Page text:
"No, I'm not confident because there are a lot of independent candidates and they're going to get good votes, so I'm not confident."
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Radio Australia presenter: Helene Hofman
Updated November 17, 2010 18:19:09
The Cook Islands' outgoing prime minister, Jim Marurai, says he fully expects his Democratic Party will be ousted in elections about to get underway.
Over the last year the party has been shaken by an internal leadership struggle that saw Marurai sack his Deputy Prime Minister, Terepai Maoate prompting a mass resignation of party members.
Jim Marurai and his new deputy, Robert Wigmore, were subsequently kicked out of the party but readmitted in June with Mr Wigmore taking over as party leader.
Speaking to me from his constituency of Mangaia, Jim Marurai says the spat caused irreparable damage and he doesn't believe his party will be re-elected.
Jim Marurai: "According to my team, we haven't been doing any campaigning, my office hasn't even been campaigning either. So a low key approach."
Radio Australia: It has been a difficult year for you in terms of popularity - a lot of voters were talking about how frustrated they were. Has that been part of your decision not to go out on the campaign trail yourself?
Jim Marurai: "Nah, just that I've informed my party that this will be my last term in Parliament, also for my constituents that I won't be going for the PM-ship."
Radio Australia: Robert Wigmore will then supposedly replace you as prime minister if your party is successful, if the Democratic Party gets through?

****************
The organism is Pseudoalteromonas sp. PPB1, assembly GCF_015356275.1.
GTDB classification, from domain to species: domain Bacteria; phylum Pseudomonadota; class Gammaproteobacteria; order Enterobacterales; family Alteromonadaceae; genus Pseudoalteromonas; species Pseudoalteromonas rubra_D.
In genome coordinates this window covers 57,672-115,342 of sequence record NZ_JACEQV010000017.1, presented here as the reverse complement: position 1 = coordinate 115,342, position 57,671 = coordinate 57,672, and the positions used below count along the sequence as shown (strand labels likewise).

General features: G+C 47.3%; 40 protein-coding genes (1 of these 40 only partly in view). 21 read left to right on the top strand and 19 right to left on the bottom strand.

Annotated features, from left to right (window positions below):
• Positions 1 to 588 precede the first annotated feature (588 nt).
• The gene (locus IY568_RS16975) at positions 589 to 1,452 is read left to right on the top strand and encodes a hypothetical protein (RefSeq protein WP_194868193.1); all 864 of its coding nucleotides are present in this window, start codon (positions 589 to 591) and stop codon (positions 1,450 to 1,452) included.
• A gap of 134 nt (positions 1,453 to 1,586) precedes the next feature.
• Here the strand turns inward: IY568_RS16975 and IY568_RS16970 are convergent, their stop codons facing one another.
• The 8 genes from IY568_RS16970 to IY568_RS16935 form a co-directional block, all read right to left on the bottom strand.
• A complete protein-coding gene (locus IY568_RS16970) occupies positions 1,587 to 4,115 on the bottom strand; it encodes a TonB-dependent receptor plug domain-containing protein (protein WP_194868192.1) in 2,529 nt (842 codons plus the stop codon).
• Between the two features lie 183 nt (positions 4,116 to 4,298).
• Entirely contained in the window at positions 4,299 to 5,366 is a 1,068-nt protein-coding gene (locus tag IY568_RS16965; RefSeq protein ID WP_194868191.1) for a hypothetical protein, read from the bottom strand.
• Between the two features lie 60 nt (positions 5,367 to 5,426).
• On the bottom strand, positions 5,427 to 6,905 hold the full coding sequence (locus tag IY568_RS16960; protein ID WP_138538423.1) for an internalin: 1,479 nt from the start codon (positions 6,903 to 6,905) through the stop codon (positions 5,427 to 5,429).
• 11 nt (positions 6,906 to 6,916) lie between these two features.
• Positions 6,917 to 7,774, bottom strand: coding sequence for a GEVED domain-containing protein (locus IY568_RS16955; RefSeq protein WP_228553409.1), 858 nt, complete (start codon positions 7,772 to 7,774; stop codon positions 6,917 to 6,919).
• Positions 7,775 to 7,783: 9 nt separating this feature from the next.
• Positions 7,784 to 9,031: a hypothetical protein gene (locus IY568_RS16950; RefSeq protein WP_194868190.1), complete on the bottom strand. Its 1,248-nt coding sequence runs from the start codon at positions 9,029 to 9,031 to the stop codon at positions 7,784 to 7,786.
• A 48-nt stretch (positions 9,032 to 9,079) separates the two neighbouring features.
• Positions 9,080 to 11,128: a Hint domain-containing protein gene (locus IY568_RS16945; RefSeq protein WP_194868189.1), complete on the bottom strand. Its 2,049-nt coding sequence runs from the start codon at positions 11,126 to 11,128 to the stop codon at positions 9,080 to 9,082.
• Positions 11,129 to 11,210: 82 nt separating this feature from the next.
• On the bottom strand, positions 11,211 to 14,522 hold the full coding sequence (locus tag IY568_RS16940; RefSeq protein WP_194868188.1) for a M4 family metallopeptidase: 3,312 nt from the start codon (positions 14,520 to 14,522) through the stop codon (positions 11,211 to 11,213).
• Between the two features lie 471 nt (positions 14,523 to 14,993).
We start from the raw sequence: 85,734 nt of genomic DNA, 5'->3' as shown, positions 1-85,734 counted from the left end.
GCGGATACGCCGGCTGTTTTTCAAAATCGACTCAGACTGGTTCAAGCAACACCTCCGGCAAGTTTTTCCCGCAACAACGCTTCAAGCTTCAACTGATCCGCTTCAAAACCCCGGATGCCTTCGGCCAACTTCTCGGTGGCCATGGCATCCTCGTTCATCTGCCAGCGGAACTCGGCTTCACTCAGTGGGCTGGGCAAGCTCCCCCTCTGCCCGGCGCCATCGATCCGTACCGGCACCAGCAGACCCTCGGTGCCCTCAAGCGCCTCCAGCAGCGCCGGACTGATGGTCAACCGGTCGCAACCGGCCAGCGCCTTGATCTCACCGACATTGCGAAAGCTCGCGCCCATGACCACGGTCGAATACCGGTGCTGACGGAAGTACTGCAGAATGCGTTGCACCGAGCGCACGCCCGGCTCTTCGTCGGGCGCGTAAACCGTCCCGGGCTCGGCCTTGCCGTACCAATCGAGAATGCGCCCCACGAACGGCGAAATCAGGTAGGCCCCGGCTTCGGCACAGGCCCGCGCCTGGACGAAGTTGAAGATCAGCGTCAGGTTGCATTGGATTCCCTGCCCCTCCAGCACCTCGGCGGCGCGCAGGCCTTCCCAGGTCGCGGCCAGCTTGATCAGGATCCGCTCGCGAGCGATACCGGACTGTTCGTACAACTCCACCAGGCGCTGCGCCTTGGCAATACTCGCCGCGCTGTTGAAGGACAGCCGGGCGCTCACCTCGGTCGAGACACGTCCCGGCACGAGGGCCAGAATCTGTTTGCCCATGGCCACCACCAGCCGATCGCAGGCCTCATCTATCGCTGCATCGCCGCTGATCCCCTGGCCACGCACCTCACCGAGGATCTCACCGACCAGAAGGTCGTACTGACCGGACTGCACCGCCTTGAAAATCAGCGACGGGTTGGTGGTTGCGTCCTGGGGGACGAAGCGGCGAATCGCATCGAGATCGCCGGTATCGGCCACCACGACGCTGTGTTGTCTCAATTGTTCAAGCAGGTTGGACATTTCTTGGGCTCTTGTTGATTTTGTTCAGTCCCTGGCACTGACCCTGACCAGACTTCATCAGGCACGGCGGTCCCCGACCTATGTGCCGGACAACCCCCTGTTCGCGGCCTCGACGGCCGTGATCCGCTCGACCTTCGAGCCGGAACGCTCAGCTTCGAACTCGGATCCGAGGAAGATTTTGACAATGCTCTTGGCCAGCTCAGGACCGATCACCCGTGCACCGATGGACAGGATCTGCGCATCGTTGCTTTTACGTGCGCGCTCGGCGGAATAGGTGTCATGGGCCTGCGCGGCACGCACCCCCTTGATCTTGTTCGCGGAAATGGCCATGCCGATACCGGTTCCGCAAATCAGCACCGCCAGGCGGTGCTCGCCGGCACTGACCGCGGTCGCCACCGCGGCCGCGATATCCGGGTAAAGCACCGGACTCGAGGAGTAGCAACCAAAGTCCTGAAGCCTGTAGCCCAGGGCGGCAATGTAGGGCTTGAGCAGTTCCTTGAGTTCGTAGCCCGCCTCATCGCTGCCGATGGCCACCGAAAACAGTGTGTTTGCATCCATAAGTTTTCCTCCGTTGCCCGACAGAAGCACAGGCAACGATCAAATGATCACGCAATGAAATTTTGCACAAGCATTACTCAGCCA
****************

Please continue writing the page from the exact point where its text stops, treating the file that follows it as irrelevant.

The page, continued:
Jim Marurai: "The Democratic Party feels that the leader of the party should be prime minister."
Radio Australia: Okay, so Robert Wigmore would be the obvious candidate?
Jim Marurai: "Yes, if we get enough."
Radio Australia: Speaking of numbers, how confident are you of getting the numbers?
Jim Marurai: "No, I'm not confident because there are a lot of independent candidates and they're going to get good votes, so I'm not confident."
Radio Australia: It's unusual to hear someone give up before a vote actually takes place, do you feel that the Democratic Party's term has come to an end?
Jim Marurai: "Um, Robert Wigmore has got three independents contesting against him, with one Cook Islands Party. It's going to be very difficult for him to represent. The saying going around is that only two of us are sure to be returned to Parliament - me and another minister from Rarotonga. I'd prefer to have the majority, that's the preference, but I'm not sure whether we'll get it.
Radio Australia: Would you like to see the party build up again in future, work on your reputation, perhaps, over the next term and come back stronger afterwards?
Jim Marurai: "I'll let the new leader run the party."
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